The death of the synonymous codon

I don’t think anyone can fully appreciate molecular biology without a serious knowledge of organic chemistry.  That said, I’m not sure just how much molecular biology chemists of any stripe actually know.  So I’ve made a new category “Molecular Biology Survival Guide for Chemists” which will contain all the background required to understand this and future posts on the subject.  Currently it contains 3 longish posts in it called I, II, III.   I’ll indicate where background is to be found by the Roman numeral.  Just go to the category subheading on the left side, click it, and you see all three.

Synonymous and nonsynonymous codons are discussed in III.  Until recently, it was thought that one synonymous codon (for a given amino acid) acted pretty much the same as another.  Certainly this is true for the amino acids they code for.  But they code for more than that.  Here are two examples.

Example #1.  Our genes occur in pieces.  Dystrophin is the protein mutated in the commonest form of muscular dystrophy.  The gene for it is 2,220,233 nucleotides long but the dystrophin contains ‘only’ 3685 amino acids, not the 770,000+ amino acids the gene could specify.  What happens? The whole gene is transcribed into an RNA of this enormous length, then 78 distinct segments of RNA (called introns) are removed by a gigantic multimegadalton machine called the spliceosome, and the 79 segments actually coding for amino acids (these are the exons) are linked together and the RNA sent on its way.  

All this was unknown in the 70s and early 80s when I was running a muscular dystrophy clininc and taking care of these kids.  Looking back, it’s miraculous that more of us don’t have muscular dystrophy; there is so much that can go wrong with a gene this size, let along transcribing and correctly splicing it to produce a functional protein.
One final complication — alternate splicing.   The spliceosome removes introns and splices the exons together.  But sometimes exons are skipped or one of several exons is used at a particular point in a protein.  So one gene can make more than one protein.  The record holder is something called the Dscam gene in the fruitfly which can make over 38,000 different proteins by alternate splicing. 

Alternate splicing is not rare.  [ Proc. Natl. Acad. Sci. vol. 102 pp. 12813 – 12818 ’05 ] contains 7 references which variously estimate the amount of alternative splicing of mammalian genes from 22 to 74%.  What controls alternate splicing?  Sequences in the gene for the protein itself.  These sequences can be in either a given intron or a given exon and they can either enhance splicing or inhibit it.  They are called ESS (for exonic splicing suppressor) or  ESE (for exonic splicing enhancer).  ISS and ISE have similar meanings where I stands for intron.

All very nice but ESS’s and ESE’s are found in exons, and mutations of them will change alternate splicing (something a functioning cell has a great interest in).  It’s easy to see how changing one nucleotide in an ESS or an ESE could render it more or less effective, while leaving the amino acid sequence of the underlying protein unchanged (e.g. where all synonymous codons don’t act exactly alike).  In short the ‘neutral mutation rate’ may in fact not be neutral at all (if it is in an ESE or an ESS).  Or possibly switching one amino acid for another has nothing whatever to with the protein and everything to do with controlling alternate splicing.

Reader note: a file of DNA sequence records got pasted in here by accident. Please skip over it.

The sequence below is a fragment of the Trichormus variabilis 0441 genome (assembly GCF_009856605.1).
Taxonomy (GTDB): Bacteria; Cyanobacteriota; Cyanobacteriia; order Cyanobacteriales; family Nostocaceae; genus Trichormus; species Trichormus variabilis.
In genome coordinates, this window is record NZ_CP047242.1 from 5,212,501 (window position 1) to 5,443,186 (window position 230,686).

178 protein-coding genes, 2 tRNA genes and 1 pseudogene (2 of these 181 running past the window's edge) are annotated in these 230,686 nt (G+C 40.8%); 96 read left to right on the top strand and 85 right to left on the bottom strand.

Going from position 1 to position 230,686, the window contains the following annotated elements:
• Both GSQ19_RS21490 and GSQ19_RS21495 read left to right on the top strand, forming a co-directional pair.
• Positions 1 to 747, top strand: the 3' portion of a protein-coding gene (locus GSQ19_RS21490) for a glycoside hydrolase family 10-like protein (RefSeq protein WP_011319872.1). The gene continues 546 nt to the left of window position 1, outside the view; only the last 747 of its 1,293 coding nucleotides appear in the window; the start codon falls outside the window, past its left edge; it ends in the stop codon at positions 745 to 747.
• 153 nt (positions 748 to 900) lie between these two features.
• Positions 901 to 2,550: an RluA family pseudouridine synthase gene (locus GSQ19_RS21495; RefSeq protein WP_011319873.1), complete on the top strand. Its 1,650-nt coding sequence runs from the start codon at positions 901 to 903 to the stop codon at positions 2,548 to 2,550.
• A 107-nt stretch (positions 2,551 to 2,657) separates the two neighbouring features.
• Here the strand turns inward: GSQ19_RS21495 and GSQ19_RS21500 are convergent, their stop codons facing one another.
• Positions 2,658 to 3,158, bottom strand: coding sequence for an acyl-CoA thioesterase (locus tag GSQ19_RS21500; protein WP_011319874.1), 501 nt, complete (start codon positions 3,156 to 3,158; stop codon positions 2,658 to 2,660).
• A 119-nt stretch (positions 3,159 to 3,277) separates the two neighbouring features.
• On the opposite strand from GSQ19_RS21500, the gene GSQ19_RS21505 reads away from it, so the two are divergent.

Here is one particularly horrible example (again from the muscular dystrophy clinic).  There is nothing worse than watching an infant waste away and die.  That’s what Werdnig Hoffmann disease is like, and I saw one or two cases during my years at the clinic.  It is also called infantile spinal muscular atrophy.  We all have two genes for the same crucial protein (called unimaginatively SMN).  Kids who have the disease have mutations in one of the two genes (called SMN1)  Why isn’t the other gene protective?  It codes for the same sequence of amino acids (but using different synonymous codons). What goes wrong?

[ Proc. Natl. Acad. Sci. vol. 97 pp. 9618 – 9623 ’00 ] Why is SMN2 (the centromeric copy (e.g. the copy closest to the middle of the chromosome) which is normal in most patients) not protective?  It has a single translationally silent nucleotide difference from SMN1 in exon 7.  This disrupts an exonic splicing enhancer < ESE > and causes exon 7 skipping leading to abundant production of a shorter isoform (SMN2delta7).  Thus even though both genes code for the same protein, only SMN1 actually makes the full protein. 

Intellectually fascinating, but truly ghastly to (ineffectually) watch. 

Example #2:  MicroRNAs — for background see II. These were thought to bind to messenger RNAs at the parts not coding for amino acids (II again).  They control the stability of a given mRNA, usually targeting it for destruction when they bind, indirectly controlling the levels of the protein the mRNA codes for.  Well guess what?  They can also bind to the parts of the mRNA coding for amino acids.  This happens in Nanog, Oct4 and Sox2 — the names of 3 genes crucially important in a very hot topic today — stem cells.  Silent (e.g. not changing the amino acid coded for) mutations at the predicted targets abolish microRNA activity and alter the regulation of the corresponding gene.  Not only that but there are multiple microRNA targets in the coding sequences of each of the 3 genes. 

Head swimming yet?  The example in the next post is even more subtle, and it leads to a philosophic discussion of how just far reductionism of cellular events to chemistry can take us.

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